Hyperthermia

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hyperthermia

[‚hī·pər′thər·mē·ə]
(physiology)
A condition of elevated body temperature.

Hyperthermia

 

the accumulation of excess heat in the body of humans or animals, with an elevation of body temperature, caused by external factors that hinder the transfer of heat to the external environment or increase heat intake from outside the body. Hyperthermia arises when there is maximum strain on the physiological mechanisms of thermoregulation (perspiration, dilation of cutaneous blood vessels, and so forth); if the causes are not removed, it progresses, ending with heat stroke at a body temperature of approximately 41°-42° C.

Hyperthermia is accompanied by an increase of metabolism and qualitative disturbances of it, loss of water and salts, and disruption of blood circulation and the delivery of oxygen to the brain, causing agitation and sometimes convulsions and fainting. High temperature during hyperthermia is tolerated less readily than it is in other feverish diseases. The development of hyperthermia is promoted by an increase in heat production (for example, during muscular work), disruption of thermoregulation mechanisms (with narcosis, drunkenness, and certain diseases), or age-related failure of these mechanisms (in very young children). Artificial hyperthermia is used in treating certain nervous and slowly progressing chronic diseases.

P. N. VESELKIN

References in periodicals archive ?
This study aimed to assess the effect of cooling hyperthermic athletes using a CG, CJ and CG+CJ compared to NC on subsequent manual dexterity and repeat sprint exercise performance.
Hyperthermic intraperitoneal intraoperative chemotherapy for peritoneal carcinomatosis arising from gastric adenocarcinoma.
In 1985, the North American Hyperthermia Society, together with the European Society for Hyperthermic Oncology, and the Japanese Society of Hyperthermic Oncology cooperatively founded the International Journal of Hyperthermia and adopted it as their official journal.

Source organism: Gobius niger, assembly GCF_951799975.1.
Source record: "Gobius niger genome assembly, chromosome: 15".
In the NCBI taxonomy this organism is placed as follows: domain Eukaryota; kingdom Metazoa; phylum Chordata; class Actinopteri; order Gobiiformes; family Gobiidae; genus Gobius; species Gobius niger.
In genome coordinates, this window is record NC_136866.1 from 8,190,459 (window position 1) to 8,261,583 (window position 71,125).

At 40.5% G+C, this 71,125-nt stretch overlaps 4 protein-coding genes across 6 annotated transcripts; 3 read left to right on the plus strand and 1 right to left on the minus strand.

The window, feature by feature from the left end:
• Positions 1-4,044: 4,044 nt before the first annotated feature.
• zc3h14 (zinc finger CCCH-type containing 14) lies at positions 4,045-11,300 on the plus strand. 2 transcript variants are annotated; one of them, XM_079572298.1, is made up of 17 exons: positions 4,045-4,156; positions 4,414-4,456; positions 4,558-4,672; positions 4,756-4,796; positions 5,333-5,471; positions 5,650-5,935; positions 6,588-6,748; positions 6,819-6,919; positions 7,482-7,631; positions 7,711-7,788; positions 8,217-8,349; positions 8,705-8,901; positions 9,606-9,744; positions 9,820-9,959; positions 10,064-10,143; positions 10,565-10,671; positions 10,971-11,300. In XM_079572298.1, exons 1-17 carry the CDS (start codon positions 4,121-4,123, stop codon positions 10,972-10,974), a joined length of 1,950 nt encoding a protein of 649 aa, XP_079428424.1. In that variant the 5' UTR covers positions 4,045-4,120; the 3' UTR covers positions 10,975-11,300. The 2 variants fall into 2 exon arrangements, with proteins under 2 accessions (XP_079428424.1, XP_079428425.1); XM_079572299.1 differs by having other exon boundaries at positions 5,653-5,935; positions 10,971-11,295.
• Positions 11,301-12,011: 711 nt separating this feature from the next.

7) Which of the following agents used in hyperthermic intraperitoneal chemotherapy is associated with pulmonary hypertension as an adverse effect?
Survival analysis of pseudomyxoma peritonei patients treated by cytoreductive surgery and hyperthermic intraperitoneal chemotherapy.
The "H" in HIPEC stands for hyperthermic, which is a key differentiator from traditional intraperitoneal and intravenous chemotherapy administration.
Cytoreductive surgery (CRS) combined with hyperthermic intraperitoneal chemotherapy (HIPEC) has well established predictors, described techniques, and indications for the treatment of peritoneal surface malignancies; however, the HIPEC portion of the treatment is not standardized by methods or chemotherapeutic agents.
In the present paper, we report about our experience gained with PIPAC since July 2016 at a tertiary cancer center offering all other therapeutic options for peritoneal metastasis, including in particular palliative systemic chemotherapy, intraperitoneal chemotherapy, intraperitoneal virotherapy [28], cytoreductive surgery, and hyperthermic intraperitoneal chemotherapy (HIPEC).
Recent studies indicate promising survival statistics when cytoreductive surgery is used in combination with hyperthermic intraperitoneal chemotherapy (HiPEC), an emerging treatment modality in various peritoneal sarcomatosis such as DSRCT, rhabdomyosarcoma, leiomyosarcoma, gastrointestinal stromal tumors (GISTs), and liposarcoma [3, 16].
Moreover, the presence of clustered MNs within the edges of necrotic lesions could be an evidence of the effectiveness of hyperthermic treatment associated with the administration of MNs.
A fairly recent study described the combination of cytoreductive surgery and hyperthermic intraperitoneal chemotherapy (HIPEC) to be effective in prolonging survival in UrC patients with peritoneal metastases [13].